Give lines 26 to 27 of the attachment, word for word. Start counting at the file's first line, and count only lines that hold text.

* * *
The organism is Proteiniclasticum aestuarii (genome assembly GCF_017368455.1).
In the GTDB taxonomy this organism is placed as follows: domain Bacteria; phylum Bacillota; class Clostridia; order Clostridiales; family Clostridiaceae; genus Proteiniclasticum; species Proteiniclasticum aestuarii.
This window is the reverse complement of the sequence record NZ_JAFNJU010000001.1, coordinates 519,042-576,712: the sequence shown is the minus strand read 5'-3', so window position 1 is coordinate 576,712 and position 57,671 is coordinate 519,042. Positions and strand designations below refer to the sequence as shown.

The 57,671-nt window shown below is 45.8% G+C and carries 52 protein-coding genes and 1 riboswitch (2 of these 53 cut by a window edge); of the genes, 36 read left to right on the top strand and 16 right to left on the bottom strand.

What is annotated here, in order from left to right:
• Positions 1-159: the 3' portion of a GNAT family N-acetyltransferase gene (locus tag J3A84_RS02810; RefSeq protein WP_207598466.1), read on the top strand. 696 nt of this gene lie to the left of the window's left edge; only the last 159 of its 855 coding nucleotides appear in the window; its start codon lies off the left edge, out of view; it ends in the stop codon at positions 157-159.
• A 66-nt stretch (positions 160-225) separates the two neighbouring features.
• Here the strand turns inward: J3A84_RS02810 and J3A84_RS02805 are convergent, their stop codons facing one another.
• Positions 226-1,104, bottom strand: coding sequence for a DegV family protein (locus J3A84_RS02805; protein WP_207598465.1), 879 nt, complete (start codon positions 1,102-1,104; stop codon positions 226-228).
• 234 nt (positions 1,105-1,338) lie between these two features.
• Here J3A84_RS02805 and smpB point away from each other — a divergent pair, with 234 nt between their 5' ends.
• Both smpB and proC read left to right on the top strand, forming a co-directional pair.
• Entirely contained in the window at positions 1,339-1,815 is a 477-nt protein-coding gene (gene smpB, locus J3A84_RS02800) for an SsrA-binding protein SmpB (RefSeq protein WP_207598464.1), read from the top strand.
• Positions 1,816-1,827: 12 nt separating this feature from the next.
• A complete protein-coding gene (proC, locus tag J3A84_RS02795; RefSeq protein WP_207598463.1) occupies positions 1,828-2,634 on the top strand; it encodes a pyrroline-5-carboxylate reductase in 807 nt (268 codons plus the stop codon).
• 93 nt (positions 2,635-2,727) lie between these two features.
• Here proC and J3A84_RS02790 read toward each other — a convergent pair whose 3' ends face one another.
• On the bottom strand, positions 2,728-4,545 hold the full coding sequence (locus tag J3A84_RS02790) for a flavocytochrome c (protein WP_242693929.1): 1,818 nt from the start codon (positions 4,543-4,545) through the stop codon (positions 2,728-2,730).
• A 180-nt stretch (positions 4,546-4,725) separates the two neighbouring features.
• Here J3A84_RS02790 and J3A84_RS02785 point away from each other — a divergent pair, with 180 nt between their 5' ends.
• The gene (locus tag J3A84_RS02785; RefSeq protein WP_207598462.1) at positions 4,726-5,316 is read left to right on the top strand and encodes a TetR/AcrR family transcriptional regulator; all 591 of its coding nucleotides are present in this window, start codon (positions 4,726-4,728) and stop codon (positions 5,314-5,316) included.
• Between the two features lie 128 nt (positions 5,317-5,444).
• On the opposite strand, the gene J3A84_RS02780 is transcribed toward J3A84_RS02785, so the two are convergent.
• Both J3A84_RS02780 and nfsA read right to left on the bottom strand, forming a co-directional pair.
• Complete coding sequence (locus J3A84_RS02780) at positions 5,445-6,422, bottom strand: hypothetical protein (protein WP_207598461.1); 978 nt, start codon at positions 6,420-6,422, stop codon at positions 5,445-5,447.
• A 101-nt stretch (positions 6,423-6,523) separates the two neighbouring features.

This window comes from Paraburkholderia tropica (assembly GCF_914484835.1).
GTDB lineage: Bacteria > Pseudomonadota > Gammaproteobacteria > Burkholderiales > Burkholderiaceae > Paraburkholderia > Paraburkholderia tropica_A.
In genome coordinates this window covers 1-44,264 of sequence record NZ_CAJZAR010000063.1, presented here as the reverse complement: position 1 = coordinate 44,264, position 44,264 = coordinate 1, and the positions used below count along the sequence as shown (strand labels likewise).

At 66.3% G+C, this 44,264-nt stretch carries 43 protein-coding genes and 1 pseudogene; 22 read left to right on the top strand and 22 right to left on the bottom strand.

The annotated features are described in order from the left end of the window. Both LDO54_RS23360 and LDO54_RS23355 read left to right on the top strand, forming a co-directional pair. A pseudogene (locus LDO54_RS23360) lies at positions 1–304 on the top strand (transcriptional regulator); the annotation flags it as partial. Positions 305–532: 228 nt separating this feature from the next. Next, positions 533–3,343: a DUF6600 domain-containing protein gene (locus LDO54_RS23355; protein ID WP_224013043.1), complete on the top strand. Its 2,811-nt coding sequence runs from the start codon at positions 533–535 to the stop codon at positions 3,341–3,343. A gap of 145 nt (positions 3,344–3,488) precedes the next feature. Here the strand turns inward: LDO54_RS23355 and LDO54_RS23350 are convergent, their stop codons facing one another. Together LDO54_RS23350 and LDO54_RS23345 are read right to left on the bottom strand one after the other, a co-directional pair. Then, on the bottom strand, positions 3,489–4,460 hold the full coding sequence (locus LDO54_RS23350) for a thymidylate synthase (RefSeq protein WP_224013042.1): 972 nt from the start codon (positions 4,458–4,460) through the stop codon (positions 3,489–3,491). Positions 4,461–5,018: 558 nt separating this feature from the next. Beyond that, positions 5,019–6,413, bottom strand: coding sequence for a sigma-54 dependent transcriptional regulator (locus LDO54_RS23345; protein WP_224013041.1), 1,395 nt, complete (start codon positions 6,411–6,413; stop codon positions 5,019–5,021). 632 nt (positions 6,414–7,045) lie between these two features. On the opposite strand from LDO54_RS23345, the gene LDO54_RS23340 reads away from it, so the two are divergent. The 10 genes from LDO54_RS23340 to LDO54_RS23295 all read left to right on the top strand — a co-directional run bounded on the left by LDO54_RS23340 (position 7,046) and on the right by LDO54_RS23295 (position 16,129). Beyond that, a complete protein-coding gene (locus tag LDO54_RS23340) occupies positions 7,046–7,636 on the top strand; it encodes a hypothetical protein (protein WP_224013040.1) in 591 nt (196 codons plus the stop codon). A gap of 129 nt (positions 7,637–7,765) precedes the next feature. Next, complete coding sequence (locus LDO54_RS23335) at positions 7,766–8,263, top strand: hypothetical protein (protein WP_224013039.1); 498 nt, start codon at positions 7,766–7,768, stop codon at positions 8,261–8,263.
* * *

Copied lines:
• A 101-nt stretch (positions 6,423-6,523) separates the two neighbouring features.

This window comes from Paraburkholderia tropica (assembly GCF_914484835.1).